October financial market performance is often thought to be scary.  That’s because some of the worst historical drawdowns occurred in October – 1929 and 1987.  Interestingly a number of past bear markets also “died” in October of which several were also midterm election years.  Did you know, that September is more often a negative experience?  October 2022 represents the single best performance month this year for stocks and client portfolios.  It provides at least momentary respite from an otherwise trying YTD.  The financial market system may be “voting” on several changing tidbits – inflation may be peak which some think should lead to a Federal Reserve pivot or pause (but that seems unlikely before 2023); company earnings are softer but better than expected; and upcoming mid-term elections may produce Washington gridlock, a condition markets generally prefer.  The S&P500 advanced +8.1% during the month which generated positive client portfolio returns as well.  YTD returns are still decidedly negative but improved from their quarter-end market lows.

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“A Fresh Pair of Eyes”, “Always Late”, and “Times They Are a Changing” – Nvest Nsights Q3 Newsletter

We hope this note finds you and your family well and enjoying the beginning of Fall.  Unfortunately, “enjoyable” is not a word we’d presently associate with the financial markets.  The 3Q marked the first time since 1976 where both stocks and bonds were simultaneously negative 3 quarters in a row.  As we interact with clients, some jokingly request that we not send this quarter’s update as they are doing their best to not focus closely.  That may not be the worst strategy!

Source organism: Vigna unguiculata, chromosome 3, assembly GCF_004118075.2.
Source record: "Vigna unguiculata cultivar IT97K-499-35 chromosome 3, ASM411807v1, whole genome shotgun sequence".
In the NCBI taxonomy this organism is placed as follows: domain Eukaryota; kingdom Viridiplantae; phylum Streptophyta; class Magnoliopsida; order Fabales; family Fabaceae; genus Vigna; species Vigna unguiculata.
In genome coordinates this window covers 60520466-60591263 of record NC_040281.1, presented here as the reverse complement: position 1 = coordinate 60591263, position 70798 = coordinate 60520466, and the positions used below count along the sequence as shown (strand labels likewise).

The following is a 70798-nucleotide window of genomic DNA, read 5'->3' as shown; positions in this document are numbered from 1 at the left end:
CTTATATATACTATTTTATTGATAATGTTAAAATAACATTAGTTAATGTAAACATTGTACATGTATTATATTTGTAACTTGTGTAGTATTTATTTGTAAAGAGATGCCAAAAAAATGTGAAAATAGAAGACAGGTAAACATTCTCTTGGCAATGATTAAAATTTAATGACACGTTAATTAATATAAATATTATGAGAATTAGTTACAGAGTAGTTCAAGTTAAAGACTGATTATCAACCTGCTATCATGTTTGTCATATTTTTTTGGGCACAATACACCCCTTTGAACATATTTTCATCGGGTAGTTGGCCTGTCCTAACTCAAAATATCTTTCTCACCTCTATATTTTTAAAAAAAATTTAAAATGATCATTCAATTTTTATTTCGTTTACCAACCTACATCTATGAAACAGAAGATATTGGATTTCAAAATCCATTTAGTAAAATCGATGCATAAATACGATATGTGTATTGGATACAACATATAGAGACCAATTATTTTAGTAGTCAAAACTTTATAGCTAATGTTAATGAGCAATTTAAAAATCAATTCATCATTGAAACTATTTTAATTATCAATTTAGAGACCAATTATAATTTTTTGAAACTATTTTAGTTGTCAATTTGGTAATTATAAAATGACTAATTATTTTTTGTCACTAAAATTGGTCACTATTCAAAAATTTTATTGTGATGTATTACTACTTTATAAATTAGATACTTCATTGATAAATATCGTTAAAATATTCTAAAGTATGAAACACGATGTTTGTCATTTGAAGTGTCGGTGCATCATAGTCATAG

Our newsletter this quarter includes the following brief perspectives:

  • “A Fresh Pair of Eyes” – 2022 remains all about rates (interest & inflation), and the dynamics are very different than when the year began.
  • “Always Late” – What’s it like to always be late?  Maybe we should ask the Fed.  Recognizing that monetary policy always acts with a lag, it is understandable the market is concerned by the aggressive changes pursued over the last 9 months.  Will the Fed go too far before we see the impact of their actions?
  • “The Times They Are a Changing” – What’s the market saying about the future; what can help the markets stabilize and ultimately turn the negative trend around?
  • Buckets of Time – Dead, or Alive?” – With bonds experiencing their worst stretch in over 40 years, some may be wondering if the “buckets of time” approach remains appropriate in today’s environment.

The printer-friendly version of the newsletter, including benchmarking and widely held fund performance data, can be obtained here: printer-friendly PDF version.

With so many issues affecting the current investment climate, we hope that these updates are helpful.  Please do not hesitate to call, email with questions, or to coordinate a time to visit together.